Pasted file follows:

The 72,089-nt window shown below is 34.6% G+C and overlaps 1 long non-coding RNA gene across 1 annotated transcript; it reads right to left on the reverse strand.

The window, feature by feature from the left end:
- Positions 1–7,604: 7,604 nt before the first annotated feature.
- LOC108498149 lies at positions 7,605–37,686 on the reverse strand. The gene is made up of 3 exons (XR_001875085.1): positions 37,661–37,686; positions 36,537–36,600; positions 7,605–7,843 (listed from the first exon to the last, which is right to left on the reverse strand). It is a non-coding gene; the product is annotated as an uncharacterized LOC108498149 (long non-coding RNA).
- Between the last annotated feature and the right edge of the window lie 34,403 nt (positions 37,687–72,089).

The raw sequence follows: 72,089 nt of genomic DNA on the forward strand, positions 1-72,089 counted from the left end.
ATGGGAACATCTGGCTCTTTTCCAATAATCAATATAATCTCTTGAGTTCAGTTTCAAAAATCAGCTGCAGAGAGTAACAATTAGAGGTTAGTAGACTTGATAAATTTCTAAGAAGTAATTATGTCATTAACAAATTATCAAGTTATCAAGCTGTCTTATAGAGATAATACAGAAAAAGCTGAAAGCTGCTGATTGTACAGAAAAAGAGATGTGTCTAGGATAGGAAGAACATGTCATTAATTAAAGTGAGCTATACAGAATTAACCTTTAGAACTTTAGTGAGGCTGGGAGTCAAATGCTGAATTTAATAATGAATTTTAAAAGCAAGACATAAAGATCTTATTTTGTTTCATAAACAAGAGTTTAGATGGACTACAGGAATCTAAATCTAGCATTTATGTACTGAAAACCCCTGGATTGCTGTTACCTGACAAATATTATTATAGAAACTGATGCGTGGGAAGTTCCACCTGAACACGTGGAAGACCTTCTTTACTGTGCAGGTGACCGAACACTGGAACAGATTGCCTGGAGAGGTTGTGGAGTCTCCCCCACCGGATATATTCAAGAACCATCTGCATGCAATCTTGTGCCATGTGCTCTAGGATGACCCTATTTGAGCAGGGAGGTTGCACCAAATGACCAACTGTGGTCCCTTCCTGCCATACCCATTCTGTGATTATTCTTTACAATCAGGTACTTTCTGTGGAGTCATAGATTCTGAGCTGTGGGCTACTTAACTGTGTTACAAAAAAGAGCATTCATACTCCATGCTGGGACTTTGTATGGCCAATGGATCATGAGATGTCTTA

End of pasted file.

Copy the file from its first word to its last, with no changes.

The 72,089-nt window shown below is 34.6% G+C and overlaps 1 long non-coding RNA gene across 1 annotated transcript; it reads right to left on the reverse strand.

The window, feature by feature from the left end:
- Positions 1–7,604: 7,604 nt before the first annotated feature.
- LOC108498149 lies at positions 7,605–37,686 on the reverse strand. The gene is made up of 3 exons (XR_001875085.1): positions 37,661–37,686; positions 36,537–36,600; positions 7,605–7,843 (listed from the first exon to the last, which is right to left on the reverse strand). It is a non-coding gene; the product is annotated as an uncharacterized LOC108498149 (long non-coding RNA).
- Between the last annotated feature and the right edge of the window lie 34,403 nt (positions 37,687–72,089).

The raw sequence follows: 72,089 nt of genomic DNA on the forward strand, positions 1-72,089 counted from the left end.
ATGGGAACATCTGGCTCTTTTCCAATAATCAATATAATCTCTTGAGTTCAGTTTCAAAAATCAGCTGCAGAGAGTAACAATTAGAGGTTAGTAGACTTGATAAATTTCTAAGAAGTAATTATGTCATTAACAAATTATCAAGTTATCAAGCTGTCTTATAGAGATAATACAGAAAAAGCTGAAAGCTGCTGATTGTACAGAAAAAGAGATGTGTCTAGGATAGGAAGAACATGTCATTAATTAAAGTGAGCTATACAGAATTAACCTTTAGAACTTTAGTGAGGCTGGGAGTCAAATGCTGAATTTAATAATGAATTTTAAAAGCAAGACATAAAGATCTTATTTTGTTTCATAAACAAGAGTTTAGATGGACTACAGGAATCTAAATCTAGCATTTATGTACTGAAAACCCCTGGATTGCTGTTACCTGACAAATATTATTATAGAAACTGATGCGTGGGAAGTTCCACCTGAACACGTGGAAGACCTTCTTTACTGTGCAGGTGACCGAACACTGGAACAGATTGCCTGGAGAGGTTGTGGAGTCTCCCCCACCGGATATATTCAAGAACCATCTGCATGCAATCTTGTGCCATGTGCTCTAGGATGACCCTATTTGAGCAGGGAGGTTGCACCAAATGACCAACTGTGGTCCCTTCCTGCCATACCCATTCTGTGATTATTCTTTACAATCAGGTACTTTCTGTGGAGTCATAGATTCTGAGCTGTGGGCTACTTAACTGTGTTACAAAAAAGAGCATTCATACTCCATGCTGGGACTTTGTATGGCCAATGGATCATGAGATGTCTTA